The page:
Long-term property returns derive from income and its compounding potential – that’s precisely what REITs were created to deliver
During the first half of 2007, Apple launched its first iPhone and the UK government introduced the REIT regime for the UK property sector, following on from successful REIT regimes in both Australia and the US.
Over the subsequent 12 years, the fortunes of REITs and iPhones have contrasted significantly. While the iPhone, now on its 11th reiteration, has been an unqualified success, the launch of REITs coincided with the onset of the global financial crisis and one of the deepest real estate recessions in living memory.
The rationale behind the introduction of REITs in the UK was simple. Firstly, it was backed by undeniable evidence that long-term property returns are largely derived from income. Secondly, it was to persuade investors of the attractiveness of a repetitive and growing income stream from property where they could benefit from the tremendous compounding potential of repetitive rental income. Thirdly, it aimed to encourage real estate companies to have a more patient and income-focused approach to investing by oﬀering tax advantages to allow rents to pass from occupiers to shareholders without the friction of double taxation.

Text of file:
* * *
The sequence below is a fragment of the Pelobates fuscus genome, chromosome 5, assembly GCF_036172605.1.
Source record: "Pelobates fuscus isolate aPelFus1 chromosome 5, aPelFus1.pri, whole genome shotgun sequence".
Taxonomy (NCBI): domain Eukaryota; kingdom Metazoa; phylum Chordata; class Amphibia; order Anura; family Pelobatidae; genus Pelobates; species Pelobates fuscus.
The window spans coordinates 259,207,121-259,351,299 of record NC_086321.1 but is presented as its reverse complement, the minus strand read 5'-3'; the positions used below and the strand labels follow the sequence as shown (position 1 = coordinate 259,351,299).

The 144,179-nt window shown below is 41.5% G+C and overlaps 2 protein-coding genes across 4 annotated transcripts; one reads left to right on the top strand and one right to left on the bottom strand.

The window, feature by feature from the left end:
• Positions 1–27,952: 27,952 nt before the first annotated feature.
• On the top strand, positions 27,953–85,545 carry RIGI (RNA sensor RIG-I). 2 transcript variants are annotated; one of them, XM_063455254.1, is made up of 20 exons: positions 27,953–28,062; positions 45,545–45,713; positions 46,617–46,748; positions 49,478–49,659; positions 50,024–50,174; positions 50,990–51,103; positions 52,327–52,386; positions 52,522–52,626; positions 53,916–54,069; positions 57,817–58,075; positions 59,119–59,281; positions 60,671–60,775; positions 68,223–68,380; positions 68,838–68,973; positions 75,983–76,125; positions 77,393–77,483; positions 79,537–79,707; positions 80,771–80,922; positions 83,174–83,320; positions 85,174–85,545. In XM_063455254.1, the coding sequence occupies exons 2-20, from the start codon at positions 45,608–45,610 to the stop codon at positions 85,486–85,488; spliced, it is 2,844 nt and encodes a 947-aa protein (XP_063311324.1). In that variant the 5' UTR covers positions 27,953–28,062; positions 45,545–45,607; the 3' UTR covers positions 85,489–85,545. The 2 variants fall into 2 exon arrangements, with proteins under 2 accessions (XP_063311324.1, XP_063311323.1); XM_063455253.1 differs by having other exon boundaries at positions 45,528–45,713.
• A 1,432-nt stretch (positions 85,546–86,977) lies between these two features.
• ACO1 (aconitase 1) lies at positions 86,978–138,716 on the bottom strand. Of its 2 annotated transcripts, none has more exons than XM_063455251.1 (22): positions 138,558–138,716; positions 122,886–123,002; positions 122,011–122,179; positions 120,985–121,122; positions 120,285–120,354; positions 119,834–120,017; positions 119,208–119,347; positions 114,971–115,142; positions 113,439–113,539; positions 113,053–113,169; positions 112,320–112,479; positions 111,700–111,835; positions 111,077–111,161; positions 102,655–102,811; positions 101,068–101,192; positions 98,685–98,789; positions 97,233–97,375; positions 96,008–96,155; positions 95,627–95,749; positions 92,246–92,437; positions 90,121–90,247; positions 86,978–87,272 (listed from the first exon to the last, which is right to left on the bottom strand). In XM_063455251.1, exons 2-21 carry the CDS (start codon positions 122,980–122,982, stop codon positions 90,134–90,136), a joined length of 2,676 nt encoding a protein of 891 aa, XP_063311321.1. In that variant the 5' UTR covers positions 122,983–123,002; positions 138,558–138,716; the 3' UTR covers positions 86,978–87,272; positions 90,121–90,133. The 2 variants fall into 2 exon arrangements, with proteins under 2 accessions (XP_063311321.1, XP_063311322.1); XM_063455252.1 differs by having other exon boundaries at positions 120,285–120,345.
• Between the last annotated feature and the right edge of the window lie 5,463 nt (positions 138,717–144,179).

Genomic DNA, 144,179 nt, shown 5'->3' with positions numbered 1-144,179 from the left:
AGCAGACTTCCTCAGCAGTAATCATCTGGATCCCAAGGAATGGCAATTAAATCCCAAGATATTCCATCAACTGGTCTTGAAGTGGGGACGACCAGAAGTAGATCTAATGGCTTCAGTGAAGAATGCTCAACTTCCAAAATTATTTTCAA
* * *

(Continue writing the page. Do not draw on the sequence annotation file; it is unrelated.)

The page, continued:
The expectation was that by introducing the REIT regime, UK property companies would take a selective approach to development, minimise trading activity, encourage lower leverage and maintain high pay-out ratios to shareholders.
Encouragingly, a number of companies, particularly more recently launched ones, have fully embraced the REIT regime. These have invested across many real estate sectors: we now have student, supermarket, long- income, healthcare, private rental sector, self-storage and warehouse REITs, with nearly all building portfolios designed to deliver compounding returns in an environment of virtually zero interest rates. However, the wider REIT sector is still populated by legacy companies adopting the same hyperactive trading, asset management and development strategies today as they did in a pre-REIT world. They have to a large extent failed to adapt, and their failure to prioritise income returns has seen many deliver disappointing shareholder returns.